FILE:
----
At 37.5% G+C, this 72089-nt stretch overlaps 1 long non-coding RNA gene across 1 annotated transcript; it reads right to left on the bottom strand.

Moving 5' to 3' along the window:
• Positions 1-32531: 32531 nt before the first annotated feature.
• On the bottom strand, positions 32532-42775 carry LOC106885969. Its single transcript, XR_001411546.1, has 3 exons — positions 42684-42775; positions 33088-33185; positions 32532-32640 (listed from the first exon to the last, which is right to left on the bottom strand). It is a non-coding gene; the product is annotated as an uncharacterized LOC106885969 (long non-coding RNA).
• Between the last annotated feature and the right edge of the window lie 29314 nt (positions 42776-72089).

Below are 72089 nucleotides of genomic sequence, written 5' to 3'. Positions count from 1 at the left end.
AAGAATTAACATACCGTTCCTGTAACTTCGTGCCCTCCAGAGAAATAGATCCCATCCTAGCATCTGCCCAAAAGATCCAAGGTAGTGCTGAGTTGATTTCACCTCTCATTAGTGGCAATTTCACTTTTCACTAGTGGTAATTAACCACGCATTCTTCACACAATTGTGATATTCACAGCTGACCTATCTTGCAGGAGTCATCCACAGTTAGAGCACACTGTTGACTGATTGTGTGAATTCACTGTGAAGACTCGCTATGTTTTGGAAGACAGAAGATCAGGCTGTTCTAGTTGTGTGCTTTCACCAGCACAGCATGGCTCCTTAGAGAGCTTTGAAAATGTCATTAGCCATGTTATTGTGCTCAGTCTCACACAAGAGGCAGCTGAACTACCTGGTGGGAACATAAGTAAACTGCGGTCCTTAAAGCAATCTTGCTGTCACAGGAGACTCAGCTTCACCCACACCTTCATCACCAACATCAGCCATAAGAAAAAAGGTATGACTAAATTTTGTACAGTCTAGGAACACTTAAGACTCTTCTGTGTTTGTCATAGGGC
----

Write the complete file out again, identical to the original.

At 37.5% G+C, this 72089-nt stretch overlaps 1 long non-coding RNA gene across 1 annotated transcript; it reads right to left on the bottom strand.

Moving 5' to 3' along the window:
• Positions 1-32531: 32531 nt before the first annotated feature.
• On the bottom strand, positions 32532-42775 carry LOC106885969. Its single transcript, XR_001411546.1, has 3 exons — positions 42684-42775; positions 33088-33185; positions 32532-32640 (listed from the first exon to the last, which is right to left on the bottom strand). It is a non-coding gene; the product is annotated as an uncharacterized LOC106885969 (long non-coding RNA).
• Between the last annotated feature and the right edge of the window lie 29314 nt (positions 42776-72089).

Below are 72089 nucleotides of genomic sequence, written 5' to 3'. Positions count from 1 at the left end.
AAGAATTAACATACCGTTCCTGTAACTTCGTGCCCTCCAGAGAAATAGATCCCATCCTAGCATCTGCCCAAAAGATCCAAGGTAGTGCTGAGTTGATTTCACCTCTCATTAGTGGCAATTTCACTTTTCACTAGTGGTAATTAACCACGCATTCTTCACACAATTGTGATATTCACAGCTGACCTATCTTGCAGGAGTCATCCACAGTTAGAGCACACTGTTGACTGATTGTGTGAATTCACTGTGAAGACTCGCTATGTTTTGGAAGACAGAAGATCAGGCTGTTCTAGTTGTGTGCTTTCACCAGCACAGCATGGCTCCTTAGAGAGCTTTGAAAATGTCATTAGCCATGTTATTGTGCTCAGTCTCACACAAGAGGCAGCTGAACTACCTGGTGGGAACATAAGTAAACTGCGGTCCTTAAAGCAATCTTGCTGTCACAGGAGACTCAGCTTCACCCACACCTTCATCACCAACATCAGCCATAAGAAAAAAGGTATGACTAAATTTTGTACAGTCTAGGAACACTTAAGACTCTTCTGTGTTTGTCATAGGGC